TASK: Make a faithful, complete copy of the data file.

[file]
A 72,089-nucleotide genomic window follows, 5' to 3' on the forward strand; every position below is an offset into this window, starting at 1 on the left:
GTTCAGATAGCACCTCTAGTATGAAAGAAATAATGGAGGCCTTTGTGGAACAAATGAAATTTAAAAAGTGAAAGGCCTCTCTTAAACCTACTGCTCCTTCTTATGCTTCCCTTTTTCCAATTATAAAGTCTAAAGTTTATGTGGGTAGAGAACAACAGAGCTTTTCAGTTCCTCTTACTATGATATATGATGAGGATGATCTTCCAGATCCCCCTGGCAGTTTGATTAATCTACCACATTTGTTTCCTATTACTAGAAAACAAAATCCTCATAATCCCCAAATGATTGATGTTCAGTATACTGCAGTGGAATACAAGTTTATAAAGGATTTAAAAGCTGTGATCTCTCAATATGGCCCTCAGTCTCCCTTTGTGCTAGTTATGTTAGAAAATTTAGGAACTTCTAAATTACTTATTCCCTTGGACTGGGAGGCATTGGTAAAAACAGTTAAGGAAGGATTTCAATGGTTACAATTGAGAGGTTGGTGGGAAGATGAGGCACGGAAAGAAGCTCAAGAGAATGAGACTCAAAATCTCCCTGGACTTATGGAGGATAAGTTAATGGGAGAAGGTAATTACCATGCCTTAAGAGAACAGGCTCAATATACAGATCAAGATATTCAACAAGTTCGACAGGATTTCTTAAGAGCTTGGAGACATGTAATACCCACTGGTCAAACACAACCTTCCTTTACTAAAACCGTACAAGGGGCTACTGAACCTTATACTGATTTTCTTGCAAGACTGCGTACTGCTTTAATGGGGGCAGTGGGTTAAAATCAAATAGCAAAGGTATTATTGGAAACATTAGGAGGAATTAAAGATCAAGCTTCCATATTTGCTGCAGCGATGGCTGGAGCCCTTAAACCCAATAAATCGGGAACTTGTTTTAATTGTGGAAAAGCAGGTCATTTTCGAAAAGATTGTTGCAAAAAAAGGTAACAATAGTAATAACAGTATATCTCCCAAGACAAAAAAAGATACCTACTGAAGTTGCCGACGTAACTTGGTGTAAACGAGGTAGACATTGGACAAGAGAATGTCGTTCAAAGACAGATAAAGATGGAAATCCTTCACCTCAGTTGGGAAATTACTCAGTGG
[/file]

A 72,089-nucleotide genomic window follows, 5' to 3' on the forward strand; every position below is an offset into this window, starting at 1 on the left:
GTTCAGATAGCACCTCTAGTATGAAAGAAATAATGGAGGCCTTTGTGGAACAAATGAAATTTAAAAAGTGAAAGGCCTCTCTTAAACCTACTGCTCCTTCTTATGCTTCCCTTTTTCCAATTATAAAGTCTAAAGTTTATGTGGGTAGAGAACAACAGAGCTTTTCAGTTCCTCTTACTATGATATATGATGAGGATGATCTTCCAGATCCCCCTGGCAGTTTGATTAATCTACCACATTTGTTTCCTATTACTAGAAAACAAAATCCTCATAATCCCCAAATGATTGATGTTCAGTATACTGCAGTGGAATACAAGTTTATAAAGGATTTAAAAGCTGTGATCTCTCAATATGGCCCTCAGTCTCCCTTTGTGCTAGTTATGTTAGAAAATTTAGGAACTTCTAAATTACTTATTCCCTTGGACTGGGAGGCATTGGTAAAAACAGTTAAGGAAGGATTTCAATGGTTACAATTGAGAGGTTGGTGGGAAGATGAGGCACGGAAAGAAGCTCAAGAGAATGAGACTCAAAATCTCCCTGGACTTATGGAGGATAAGTTAATGGGAGAAGGTAATTACCATGCCTTAAGAGAACAGGCTCAATATACAGATCAAGATATTCAACAAGTTCGACAGGATTTCTTAAGAGCTTGGAGACATGTAATACCCACTGGTCAAACACAACCTTCCTTTACTAAAACCGTACAAGGGGCTACTGAACCTTATACTGATTTTCTTGCAAGACTGCGTACTGCTTTAATGGGGGCAGTGGGTTAAAATCAAATAGCAAAGGTATTATTGGAAACATTAGGAGGAATTAAAGATCAAGCTTCCATATTTGCTGCAGCGATGGCTGGAGCCCTTAAACCCAATAAATCGGGAACTTGTTTTAATTGTGGAAAAGCAGGTCATTTTCGAAAAGATTGTTGCAAAAAAAGGTAACAATAGTAATAACAGTATATCTCCCAAGACAAAAAAAGATACCTACTGAAGTTGCCGACGTAACTTGGTGTAAACGAGGTAGACATTGGACAAGAGAATGTCGTTCAAAGACAGATAAAGATGGAAATCCTTCACCTCAGTTGGGAAATTACTCAGTGG